Valentine: 'I knew it was going to be extremely challenging'


Valentine: 'I knew it was going to be extremely challenging'

BOSTON -- With his team off to a 4-9 start and finding himself involved in a few controversies, the first few weeks of Bobby Valentine's tenure as Red Sox manager have been, to say the least, interesting.

"I had no idea what to expect,'' said Valentine Saturday, when asked about his experience to date. "I mean, I had some idea what to expect. But I didn't have any way to prepare for these things we're talking about -- (injuries to Jacoby) Ellsbury (and Carl) Crawford,
(the demotion of Mark) Melander, (loss of Andrew) Bailey...situations that we've dealt with.

"I knew it was going to be extremely challenging and extremely eventful. And it's been eventfully challenging.''

Some New York reporters and columnists insist that Valentine doesn't have the same energy or spunk he showed while managing the New York Mets, and that he's already been beaten down by Boston.

"I don't know,'' said Valentine smiling at the suggestion. "Maybe instead of a two-hour bike ride (daily), I should cut it down to an hour and 45 minutes and I'll have more energy in the morning.

"They might have known a little younger version.''

Valentine has been booed at Fenway at times and late in the game Friday, a chant went up in the stands, "We want Tito,'' a reference to Valentine's predecessor, Terry Francona.

"It's expected,'' he said of the booing. "They like performance. But the fans have been great so far. People I've met out to dinner, on the streets, or on the bike ride or before the game, have been great. And when things haven't worked out during the game, there have been vocal reactions.''

Valentine said some fans have made suggestions about the lineup or pitching changes, "and I think that's great. That they're involved is a good thing. No one's yelled at me when I'm on my bike or tried to run me over or any of that (stuff). That hasn't happened yet.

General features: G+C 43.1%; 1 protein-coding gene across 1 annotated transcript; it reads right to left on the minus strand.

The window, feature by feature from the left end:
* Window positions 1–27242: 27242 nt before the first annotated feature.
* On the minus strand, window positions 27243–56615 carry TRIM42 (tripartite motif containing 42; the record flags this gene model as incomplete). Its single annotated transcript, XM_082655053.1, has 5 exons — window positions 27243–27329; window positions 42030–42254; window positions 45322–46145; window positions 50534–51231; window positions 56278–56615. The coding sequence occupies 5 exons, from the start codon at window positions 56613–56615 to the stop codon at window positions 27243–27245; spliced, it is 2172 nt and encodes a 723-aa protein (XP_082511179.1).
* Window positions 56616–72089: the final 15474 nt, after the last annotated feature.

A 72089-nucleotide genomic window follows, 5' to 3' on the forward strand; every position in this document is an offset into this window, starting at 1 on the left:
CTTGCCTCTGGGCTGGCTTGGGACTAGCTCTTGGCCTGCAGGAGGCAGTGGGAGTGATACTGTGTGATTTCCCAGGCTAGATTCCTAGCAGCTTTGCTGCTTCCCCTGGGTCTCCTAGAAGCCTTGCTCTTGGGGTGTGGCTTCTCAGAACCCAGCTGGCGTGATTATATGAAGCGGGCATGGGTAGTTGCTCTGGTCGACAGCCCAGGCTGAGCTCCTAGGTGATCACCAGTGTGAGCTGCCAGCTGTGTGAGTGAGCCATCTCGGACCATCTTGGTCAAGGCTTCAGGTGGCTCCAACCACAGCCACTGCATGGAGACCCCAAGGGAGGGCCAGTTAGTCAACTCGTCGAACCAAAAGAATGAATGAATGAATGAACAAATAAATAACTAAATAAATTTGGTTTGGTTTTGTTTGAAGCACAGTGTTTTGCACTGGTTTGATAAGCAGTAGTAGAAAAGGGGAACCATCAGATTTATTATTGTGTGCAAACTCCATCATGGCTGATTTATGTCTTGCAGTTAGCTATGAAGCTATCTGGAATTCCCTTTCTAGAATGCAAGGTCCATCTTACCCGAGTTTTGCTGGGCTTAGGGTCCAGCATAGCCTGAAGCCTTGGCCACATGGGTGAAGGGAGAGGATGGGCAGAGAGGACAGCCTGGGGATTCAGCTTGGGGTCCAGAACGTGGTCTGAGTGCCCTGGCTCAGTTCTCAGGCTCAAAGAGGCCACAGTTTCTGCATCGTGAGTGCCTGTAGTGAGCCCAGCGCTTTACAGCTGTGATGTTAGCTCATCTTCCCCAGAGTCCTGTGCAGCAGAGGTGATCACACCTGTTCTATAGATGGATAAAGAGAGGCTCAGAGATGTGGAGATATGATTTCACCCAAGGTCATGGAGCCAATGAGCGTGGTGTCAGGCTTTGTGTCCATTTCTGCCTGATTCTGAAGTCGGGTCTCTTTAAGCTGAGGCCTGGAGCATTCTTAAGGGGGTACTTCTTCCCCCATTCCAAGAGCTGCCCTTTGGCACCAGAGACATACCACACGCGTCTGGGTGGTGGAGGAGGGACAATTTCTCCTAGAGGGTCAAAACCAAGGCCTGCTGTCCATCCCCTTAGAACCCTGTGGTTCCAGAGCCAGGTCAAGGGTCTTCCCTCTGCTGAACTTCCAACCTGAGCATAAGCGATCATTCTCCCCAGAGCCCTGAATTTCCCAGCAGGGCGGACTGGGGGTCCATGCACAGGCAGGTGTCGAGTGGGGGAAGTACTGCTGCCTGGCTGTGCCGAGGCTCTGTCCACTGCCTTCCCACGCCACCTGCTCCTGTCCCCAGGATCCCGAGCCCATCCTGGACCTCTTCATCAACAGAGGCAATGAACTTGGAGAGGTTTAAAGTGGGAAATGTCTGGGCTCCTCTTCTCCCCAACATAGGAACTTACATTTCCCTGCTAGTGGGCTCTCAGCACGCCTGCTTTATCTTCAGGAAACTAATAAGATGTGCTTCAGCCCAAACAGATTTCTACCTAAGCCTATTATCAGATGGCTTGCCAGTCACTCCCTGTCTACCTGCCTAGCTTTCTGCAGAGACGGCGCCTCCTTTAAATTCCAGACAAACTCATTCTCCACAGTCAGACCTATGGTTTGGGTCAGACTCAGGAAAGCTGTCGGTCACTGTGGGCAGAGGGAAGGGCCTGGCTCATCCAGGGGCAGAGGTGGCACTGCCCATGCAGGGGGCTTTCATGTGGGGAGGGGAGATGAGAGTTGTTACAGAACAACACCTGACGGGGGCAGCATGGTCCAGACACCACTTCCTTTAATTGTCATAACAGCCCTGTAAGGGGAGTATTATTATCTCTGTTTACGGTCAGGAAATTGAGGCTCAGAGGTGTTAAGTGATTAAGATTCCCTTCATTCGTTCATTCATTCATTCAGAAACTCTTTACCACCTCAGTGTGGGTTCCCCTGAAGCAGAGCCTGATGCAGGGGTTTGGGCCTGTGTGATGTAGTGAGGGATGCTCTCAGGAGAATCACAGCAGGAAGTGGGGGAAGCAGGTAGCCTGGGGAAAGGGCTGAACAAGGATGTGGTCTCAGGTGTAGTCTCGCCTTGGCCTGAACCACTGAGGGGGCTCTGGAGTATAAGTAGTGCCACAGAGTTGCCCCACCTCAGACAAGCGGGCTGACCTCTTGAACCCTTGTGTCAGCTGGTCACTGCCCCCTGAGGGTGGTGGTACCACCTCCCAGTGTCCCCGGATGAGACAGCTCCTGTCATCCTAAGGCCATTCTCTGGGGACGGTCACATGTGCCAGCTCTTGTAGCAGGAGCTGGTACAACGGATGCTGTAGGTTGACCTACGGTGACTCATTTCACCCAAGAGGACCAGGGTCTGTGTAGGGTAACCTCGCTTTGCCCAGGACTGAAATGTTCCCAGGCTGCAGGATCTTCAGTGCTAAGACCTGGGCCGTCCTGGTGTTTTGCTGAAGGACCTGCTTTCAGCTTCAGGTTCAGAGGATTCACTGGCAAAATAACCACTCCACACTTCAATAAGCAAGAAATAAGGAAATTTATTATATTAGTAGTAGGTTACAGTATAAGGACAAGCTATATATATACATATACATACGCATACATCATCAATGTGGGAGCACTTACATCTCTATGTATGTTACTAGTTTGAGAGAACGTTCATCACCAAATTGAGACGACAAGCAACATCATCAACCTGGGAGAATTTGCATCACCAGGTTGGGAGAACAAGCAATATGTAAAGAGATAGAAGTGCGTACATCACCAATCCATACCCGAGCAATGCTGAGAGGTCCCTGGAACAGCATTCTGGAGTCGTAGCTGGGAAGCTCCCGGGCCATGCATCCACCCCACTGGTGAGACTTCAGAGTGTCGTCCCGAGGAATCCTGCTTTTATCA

"I go out every night. It's been kind of neat to feel the heartbeat (of the area).''

Don't expect to see Celtics shy away from 3-pointers

Don't expect to see Celtics shy away from 3-pointers

BOSTON – There were a bunch of numbers from Boston’s 121-114 loss to Detroit on Wednesday that stood out. 

Among the eye-grabbing stats was the fact that the Celtics had taken 42 3s (with 15 makes), an unusually high number of attempts that we may see matched or even surpassed tonight against the Sacramento Kings. 

Don’t count head coach Brad Stevens among those surprised to see the Celtics attempt a lot of three-pointers. 

Last season the Celtics took 26.1 three-pointers per game which ranked 11th in the NBA. 

This season they’re up to 31.2 three-pointers attempted and 11.3 made which both rank fifth in the NBA. 

You can count Kelly Olynyk among the Celtics pleased with the team's increased emphasis on shooting 3s. 

The 7-foot led the NBA in shooting percentage (.405) on 3s taken last season.

"We play a lot of spread offense with four shooters, four perimeter guys," Olynyk, who is shooting 38.1 percent on 3s this season, told "We're trying to make teams shrink their defense and spray out and hopefully make shots. You're making extra passes, giving up good ones for great ones. And we have some pretty good shooters on our team. That's the way we're trying to play. It's just a matter of us making shots."